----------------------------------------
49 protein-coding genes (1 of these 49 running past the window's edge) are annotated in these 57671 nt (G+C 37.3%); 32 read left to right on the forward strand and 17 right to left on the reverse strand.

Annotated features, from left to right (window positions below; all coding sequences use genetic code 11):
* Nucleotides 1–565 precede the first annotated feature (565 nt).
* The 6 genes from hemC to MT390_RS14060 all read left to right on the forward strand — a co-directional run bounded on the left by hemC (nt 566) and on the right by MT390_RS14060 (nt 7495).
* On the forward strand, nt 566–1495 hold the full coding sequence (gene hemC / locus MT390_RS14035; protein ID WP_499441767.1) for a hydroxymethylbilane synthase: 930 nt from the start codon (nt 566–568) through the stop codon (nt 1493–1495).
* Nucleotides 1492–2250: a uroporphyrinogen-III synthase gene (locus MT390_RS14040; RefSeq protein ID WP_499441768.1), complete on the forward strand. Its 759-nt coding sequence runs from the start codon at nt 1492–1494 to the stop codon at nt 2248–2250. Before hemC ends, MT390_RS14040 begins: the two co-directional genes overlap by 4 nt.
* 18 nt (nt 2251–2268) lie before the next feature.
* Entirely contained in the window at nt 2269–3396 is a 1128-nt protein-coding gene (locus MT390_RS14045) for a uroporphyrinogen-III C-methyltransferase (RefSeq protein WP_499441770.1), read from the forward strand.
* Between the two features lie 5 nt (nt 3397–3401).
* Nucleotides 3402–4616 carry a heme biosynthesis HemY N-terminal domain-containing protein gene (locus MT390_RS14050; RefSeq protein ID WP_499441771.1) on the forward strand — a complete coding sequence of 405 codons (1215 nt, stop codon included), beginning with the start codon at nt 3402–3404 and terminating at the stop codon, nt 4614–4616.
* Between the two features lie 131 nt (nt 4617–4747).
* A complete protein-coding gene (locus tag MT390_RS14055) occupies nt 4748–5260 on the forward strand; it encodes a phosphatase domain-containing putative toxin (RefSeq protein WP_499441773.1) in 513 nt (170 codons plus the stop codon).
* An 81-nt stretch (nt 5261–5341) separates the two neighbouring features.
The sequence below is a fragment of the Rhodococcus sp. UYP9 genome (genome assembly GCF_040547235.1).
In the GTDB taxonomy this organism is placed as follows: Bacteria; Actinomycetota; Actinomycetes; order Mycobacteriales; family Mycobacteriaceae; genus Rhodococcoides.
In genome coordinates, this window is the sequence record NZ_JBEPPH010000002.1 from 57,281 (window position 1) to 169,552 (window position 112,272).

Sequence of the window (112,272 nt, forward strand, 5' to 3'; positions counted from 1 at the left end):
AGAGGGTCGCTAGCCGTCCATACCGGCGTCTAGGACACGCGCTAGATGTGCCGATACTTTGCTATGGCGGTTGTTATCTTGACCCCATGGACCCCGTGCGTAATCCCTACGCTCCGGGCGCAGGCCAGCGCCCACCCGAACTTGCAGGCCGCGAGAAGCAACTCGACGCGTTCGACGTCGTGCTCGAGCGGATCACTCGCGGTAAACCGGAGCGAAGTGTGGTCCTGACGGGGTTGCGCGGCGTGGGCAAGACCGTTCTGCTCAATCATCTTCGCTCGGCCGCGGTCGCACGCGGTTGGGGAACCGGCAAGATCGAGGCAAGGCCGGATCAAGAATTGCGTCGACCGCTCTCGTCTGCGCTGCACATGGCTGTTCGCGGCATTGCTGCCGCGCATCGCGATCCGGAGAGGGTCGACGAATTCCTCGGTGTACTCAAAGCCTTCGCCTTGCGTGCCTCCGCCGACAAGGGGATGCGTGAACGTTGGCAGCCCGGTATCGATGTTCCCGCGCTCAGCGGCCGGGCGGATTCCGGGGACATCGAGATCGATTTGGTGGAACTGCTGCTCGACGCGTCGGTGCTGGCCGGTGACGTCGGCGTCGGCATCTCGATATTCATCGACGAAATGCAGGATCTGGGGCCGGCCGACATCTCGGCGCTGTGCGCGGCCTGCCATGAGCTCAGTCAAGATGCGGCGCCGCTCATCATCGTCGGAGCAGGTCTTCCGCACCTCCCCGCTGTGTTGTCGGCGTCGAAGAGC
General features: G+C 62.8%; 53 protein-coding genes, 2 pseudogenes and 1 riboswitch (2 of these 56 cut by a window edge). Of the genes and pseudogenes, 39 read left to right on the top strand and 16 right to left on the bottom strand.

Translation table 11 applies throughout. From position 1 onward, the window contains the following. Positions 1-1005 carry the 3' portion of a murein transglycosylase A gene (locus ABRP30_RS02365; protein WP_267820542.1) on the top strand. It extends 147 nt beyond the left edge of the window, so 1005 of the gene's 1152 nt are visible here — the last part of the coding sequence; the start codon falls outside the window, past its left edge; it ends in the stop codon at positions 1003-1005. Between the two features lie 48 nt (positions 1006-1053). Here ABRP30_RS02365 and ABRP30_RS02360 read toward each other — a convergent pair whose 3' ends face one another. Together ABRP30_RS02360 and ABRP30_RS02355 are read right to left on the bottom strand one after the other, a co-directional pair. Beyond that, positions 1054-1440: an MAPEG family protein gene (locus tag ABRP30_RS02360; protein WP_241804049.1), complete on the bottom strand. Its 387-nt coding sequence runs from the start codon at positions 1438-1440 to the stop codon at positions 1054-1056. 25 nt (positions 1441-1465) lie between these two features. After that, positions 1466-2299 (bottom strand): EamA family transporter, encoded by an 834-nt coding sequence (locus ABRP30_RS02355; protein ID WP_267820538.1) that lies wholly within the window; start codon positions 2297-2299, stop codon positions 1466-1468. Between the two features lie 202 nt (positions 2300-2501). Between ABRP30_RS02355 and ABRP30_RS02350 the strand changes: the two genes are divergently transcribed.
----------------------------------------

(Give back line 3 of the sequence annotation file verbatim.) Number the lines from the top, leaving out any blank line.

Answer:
* Nucleotides 1–565 precede the first annotated feature (565 nt).